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Tidbit of trivia: The rocket boosters on the sides are not what they originally wanted to design. Evidently, they had to be configured based on their maximum diameter as that was the largest that would pass through a series of tunnels when being transported via train. (source: TLC TV) :)
 

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Tidbit of trivia: The rocket boosters on the sides are not what they originally wanted to design. Evidently, they had to be configured based on their maximum diameter as that was the largest that would pass through a series of tunnels when being transported via train. (source: TLC TV) :)
Actually there is a longer story about how the sizing was based on Roman Chariots.

First there were the chariots. Then the roads and ruts in the roads. That set the width of carriages. When they first built trains, the people that made them were the ones that made carriages, so that set the width of the rails, and therefore the width of the train cars. The tunnels were made to fit the train cars, so that limited the maximum size of the rocket booster sections.

Don't know if it's urban legend, completely true, or partly true. But yea, when you build something, you have to include transporting it in the design, and since they were made in an area that required train transportation, that figured into their diameter. The external tank is made near a river and loaded onto a barge for transport, so it's diameter can be larger...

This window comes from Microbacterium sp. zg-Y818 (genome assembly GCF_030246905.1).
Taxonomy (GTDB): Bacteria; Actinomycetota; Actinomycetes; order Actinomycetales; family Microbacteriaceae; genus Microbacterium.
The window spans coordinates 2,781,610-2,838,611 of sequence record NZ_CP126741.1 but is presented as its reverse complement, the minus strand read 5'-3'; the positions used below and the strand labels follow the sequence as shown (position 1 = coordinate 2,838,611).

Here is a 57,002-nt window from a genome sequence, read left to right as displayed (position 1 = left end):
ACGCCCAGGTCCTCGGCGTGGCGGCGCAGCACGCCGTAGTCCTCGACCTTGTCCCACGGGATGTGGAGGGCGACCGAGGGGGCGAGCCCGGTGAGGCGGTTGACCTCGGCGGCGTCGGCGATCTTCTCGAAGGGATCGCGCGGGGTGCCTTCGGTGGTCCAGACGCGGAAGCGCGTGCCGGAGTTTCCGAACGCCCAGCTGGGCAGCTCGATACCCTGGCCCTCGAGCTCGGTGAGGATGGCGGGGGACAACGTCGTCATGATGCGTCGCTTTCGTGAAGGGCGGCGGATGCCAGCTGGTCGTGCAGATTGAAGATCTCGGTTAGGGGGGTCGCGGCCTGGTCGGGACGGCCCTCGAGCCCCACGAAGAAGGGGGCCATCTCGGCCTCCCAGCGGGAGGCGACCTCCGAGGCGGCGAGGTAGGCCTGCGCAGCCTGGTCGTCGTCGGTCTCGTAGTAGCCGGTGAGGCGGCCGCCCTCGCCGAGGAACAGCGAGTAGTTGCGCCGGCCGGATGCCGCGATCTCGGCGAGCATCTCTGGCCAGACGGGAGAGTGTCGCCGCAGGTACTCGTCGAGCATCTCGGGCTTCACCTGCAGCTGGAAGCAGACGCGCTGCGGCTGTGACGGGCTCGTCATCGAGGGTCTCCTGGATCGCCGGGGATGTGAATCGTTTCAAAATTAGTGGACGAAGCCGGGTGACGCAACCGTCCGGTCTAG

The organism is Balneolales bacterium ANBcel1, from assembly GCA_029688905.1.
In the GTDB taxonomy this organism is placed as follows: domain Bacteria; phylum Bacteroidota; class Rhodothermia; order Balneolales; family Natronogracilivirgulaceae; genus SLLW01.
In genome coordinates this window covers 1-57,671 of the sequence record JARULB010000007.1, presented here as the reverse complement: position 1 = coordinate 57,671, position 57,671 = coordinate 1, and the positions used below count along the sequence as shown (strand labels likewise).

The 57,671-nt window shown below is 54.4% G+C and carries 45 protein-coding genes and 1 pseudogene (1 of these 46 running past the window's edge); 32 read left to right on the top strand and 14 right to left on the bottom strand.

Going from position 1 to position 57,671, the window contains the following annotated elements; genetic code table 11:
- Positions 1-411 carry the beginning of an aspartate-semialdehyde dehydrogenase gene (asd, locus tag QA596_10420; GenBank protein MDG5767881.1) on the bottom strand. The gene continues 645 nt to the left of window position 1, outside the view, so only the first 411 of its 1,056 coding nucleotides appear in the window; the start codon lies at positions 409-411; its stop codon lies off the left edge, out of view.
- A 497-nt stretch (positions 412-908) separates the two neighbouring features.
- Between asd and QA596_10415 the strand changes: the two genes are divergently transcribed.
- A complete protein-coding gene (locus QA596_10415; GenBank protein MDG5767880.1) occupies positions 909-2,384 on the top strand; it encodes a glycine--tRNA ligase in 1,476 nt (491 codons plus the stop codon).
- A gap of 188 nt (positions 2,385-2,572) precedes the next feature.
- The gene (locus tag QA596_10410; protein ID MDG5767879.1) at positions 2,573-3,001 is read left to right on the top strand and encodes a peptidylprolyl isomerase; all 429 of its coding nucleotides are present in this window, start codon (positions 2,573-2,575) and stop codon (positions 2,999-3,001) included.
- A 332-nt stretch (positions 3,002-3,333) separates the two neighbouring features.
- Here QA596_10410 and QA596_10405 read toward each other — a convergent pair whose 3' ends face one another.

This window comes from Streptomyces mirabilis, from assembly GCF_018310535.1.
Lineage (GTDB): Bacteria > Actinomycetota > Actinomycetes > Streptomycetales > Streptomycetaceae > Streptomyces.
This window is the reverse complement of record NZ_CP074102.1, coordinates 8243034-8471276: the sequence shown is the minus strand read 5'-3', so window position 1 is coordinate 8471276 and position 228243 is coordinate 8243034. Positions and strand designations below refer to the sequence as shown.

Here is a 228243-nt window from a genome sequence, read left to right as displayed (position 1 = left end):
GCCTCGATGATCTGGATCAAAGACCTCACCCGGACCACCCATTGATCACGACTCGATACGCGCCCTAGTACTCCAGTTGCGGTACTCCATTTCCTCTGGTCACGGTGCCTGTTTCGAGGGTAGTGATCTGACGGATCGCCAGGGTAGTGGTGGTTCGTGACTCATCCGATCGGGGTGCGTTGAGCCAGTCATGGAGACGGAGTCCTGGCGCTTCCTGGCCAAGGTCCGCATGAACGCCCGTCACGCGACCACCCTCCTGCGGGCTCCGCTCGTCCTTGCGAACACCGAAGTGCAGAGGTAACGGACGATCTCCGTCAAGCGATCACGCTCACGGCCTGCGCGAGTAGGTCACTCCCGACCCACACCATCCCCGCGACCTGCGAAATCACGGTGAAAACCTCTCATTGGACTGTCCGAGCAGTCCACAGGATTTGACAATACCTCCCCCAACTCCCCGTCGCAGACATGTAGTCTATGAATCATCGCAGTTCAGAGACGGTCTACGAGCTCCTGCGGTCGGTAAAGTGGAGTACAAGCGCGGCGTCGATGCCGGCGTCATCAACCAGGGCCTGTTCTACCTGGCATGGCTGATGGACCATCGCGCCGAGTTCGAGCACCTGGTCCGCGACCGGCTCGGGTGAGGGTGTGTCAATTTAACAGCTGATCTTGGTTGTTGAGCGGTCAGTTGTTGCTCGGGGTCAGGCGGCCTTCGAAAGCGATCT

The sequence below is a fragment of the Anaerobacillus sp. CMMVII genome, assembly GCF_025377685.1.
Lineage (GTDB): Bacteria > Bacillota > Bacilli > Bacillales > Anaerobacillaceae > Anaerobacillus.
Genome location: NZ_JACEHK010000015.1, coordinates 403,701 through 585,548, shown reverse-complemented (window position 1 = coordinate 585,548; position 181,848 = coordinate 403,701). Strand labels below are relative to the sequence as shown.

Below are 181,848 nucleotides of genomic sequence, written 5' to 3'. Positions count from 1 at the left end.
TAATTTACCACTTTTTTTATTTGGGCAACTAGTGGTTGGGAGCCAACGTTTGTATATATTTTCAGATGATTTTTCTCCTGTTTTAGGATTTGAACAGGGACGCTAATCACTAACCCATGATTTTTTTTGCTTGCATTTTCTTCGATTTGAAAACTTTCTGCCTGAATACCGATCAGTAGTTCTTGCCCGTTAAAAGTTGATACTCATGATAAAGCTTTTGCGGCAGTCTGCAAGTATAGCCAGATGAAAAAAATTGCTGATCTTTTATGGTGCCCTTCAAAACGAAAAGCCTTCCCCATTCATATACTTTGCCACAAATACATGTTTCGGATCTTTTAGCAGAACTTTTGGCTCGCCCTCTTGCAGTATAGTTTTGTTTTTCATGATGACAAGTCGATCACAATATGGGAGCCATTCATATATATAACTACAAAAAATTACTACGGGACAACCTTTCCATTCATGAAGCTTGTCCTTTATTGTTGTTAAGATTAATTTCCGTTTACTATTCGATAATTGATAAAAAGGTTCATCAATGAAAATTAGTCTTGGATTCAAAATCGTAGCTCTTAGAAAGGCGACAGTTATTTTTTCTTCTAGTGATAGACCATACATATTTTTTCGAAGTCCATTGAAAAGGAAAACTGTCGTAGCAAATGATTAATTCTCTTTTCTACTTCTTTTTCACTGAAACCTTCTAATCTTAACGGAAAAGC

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Do you think the shuttle pilots got tired of people asking if it was "kit"?



In "The Right Stuff", I seem to remember the astronauts arguing for a window in the capsule...even tho they weren't flying it. Is this wrong?

Originally, the movie makers wanted to delete the Chuck Yeager stuff from the film.....bad idea, as he provided a lot of wonderful scenes and was the counterpoint to the rest of the movie.

Great autobiography, too.
 

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Thats called a rip off :D

That shuttle was standing in a central moscow park for ages... i didnt even notice it was gone... It ran as an atraction. when i was like 10 i went there and it was like a space flight simulation... and at the end there was a competition... and i won it and they named a star after me :eek:
 

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Actually there is a longer story about how the sizing was based on Roman Chariots.